During a process called surgical resection, doctors have been able to determine the virulence of pancreatic cancer by looking at a larger number of cells.

Shroyer and Escobar Hoyos, however, used a needle biopsy, in which they took considerably fewer cells, to see whether they could develop a k17 score that would correlate with the most aggressive subtype of the cancer.

“We took cases that had been evaluated by needle biopsy and then had a subsequent surgical resection to compare the two results,” Shroyer said. They were able to show that the “needle biopsy specimens gave results that were as useful as working with the whole tumor in predicting the survival of the patient.”

A needle biopsy, with a k17 score that reflects the virulence of cancer, could be especially helpful with those cancers for which a patient is not a candidate for a surgical resection.“That makes this type of analysis available to any patient with a diagnosis of pancreatic cancer, rather than limiting it to the small subset of cases that are able to undergo surgery,” Shroyer said. 

Ultimately, however, a k17 score is not the goal for the chairman of the pathology department.

Indeed, Shroyer would like to use that score as a biomarker that could differentiate patient subtypes, enabling doctors to determine a therapy that would prove most reliable for different groups of people battling pancreatic cancer.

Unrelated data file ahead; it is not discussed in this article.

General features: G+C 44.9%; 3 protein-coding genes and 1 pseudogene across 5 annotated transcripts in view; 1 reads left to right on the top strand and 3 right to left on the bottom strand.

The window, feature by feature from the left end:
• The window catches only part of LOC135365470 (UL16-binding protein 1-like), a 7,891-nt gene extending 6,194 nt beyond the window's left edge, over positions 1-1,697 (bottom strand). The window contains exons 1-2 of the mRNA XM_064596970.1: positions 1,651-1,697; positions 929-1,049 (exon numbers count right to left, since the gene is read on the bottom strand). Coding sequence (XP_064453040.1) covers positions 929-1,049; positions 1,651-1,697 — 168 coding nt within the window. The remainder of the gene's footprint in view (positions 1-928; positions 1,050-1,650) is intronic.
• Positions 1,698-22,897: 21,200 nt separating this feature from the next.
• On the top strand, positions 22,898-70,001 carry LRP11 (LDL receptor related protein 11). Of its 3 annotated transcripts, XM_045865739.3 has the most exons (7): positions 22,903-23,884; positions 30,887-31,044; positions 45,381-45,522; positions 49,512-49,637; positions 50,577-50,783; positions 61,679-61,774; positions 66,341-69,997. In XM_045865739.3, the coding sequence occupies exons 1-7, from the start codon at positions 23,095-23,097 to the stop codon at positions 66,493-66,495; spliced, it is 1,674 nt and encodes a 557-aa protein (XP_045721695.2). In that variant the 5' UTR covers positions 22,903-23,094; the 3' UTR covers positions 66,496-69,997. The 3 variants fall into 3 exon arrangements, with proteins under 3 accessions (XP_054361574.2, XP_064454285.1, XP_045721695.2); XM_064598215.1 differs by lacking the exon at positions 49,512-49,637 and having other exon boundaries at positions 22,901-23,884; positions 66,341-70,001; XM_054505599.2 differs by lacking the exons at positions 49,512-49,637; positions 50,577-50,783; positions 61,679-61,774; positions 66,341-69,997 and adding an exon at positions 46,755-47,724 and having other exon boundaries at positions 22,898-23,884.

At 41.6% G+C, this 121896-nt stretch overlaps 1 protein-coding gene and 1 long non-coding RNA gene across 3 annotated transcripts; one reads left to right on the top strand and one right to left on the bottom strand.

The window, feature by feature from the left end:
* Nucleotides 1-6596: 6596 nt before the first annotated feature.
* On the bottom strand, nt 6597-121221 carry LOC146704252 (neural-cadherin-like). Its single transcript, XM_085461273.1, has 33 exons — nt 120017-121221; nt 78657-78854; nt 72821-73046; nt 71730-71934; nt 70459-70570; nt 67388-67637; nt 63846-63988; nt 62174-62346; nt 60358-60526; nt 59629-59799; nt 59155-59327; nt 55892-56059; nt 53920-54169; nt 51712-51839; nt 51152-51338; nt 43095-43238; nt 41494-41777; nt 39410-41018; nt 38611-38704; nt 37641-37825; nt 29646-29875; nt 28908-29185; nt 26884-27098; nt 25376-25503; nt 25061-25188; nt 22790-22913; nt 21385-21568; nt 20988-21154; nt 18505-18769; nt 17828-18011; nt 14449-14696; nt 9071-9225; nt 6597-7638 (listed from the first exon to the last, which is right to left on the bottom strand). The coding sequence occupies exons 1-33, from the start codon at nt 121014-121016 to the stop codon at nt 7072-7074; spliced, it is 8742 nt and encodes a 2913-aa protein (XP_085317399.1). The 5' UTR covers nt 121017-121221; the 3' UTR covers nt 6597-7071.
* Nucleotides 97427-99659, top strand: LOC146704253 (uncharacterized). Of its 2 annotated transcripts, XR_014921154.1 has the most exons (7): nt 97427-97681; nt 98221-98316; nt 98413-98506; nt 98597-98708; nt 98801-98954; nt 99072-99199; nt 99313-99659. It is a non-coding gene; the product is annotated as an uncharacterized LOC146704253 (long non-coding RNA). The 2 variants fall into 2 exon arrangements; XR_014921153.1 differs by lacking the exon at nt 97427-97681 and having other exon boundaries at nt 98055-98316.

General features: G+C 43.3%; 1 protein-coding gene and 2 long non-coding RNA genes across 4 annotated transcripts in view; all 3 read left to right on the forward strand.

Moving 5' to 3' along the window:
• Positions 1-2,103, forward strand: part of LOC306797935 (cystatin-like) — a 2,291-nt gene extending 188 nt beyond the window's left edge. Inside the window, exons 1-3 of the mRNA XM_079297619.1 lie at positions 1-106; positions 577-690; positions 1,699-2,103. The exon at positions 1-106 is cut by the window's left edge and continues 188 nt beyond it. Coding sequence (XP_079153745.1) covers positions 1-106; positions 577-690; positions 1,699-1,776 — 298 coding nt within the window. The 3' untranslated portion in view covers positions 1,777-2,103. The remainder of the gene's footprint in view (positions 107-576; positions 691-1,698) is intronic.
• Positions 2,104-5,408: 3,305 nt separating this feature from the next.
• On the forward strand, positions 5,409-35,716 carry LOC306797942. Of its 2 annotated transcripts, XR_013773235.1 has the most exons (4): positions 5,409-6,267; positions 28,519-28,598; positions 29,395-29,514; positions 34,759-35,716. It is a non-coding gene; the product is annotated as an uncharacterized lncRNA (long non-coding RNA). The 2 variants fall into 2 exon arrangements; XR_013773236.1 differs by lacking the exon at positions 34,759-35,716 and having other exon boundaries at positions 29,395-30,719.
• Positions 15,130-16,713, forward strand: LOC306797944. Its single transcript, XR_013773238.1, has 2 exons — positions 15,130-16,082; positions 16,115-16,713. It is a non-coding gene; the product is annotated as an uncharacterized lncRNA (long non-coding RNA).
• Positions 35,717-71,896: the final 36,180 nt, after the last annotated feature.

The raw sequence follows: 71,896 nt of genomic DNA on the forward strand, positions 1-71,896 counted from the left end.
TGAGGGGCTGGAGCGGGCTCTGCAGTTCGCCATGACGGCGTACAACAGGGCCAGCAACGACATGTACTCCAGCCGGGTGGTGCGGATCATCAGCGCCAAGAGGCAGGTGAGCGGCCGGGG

The recently published report establishes the foundation of whether it’s possible to detect and get meaningful conclusions from a needle biopsy in terms of treatment options.

At this point, Shroyer isn’t sure whether these results increase the potential clinical benefit of a needle biopsy.

“Although this paper supports that hypothesis, we are not prepared yet to use k17 to guide clinical decision making,” Shroyer said.

Bladder cancer

Each year, doctors and hospitals diagnose about 81,000 cases of bladder cancer in the United States. The detection of this cancer can be difficult and expensive and often includes an invasive procedure.

Shroyer, however, developed a k17 protein test that is designed to provide a reliable diagnostic marker that labs can get from a urine sample, which is often part of an annual physical exam.

The problem with bladder cancer cytopathology is that the sensitivity and specificity aren’t high enough. Cells sometimes appear suggestive or indeterminate when the patient doesn’t have cancer.

“There has been interest in finding biomarkers to improve diagnostic accuracy,” Shroyer said. 

Shroyer applied for patent protection for a k17 assay he developed through the Stony Brook Technology Transfer office and is working with KDx Diagnostics. The work builds on “previous observations that k17 detects bladder cancer in biopsies,” Shroyer said. He reported a “high level of sensitivity and specificity” that went beyond that with other biomarkers.

Indeed, in urine tests of 36 cases confirmed by biopsy, 35 showed elevated levels of the protein.

KDx, a start up biotechnology company that has a license with The Research Foundation for The State University of New York, is developing the test commercially.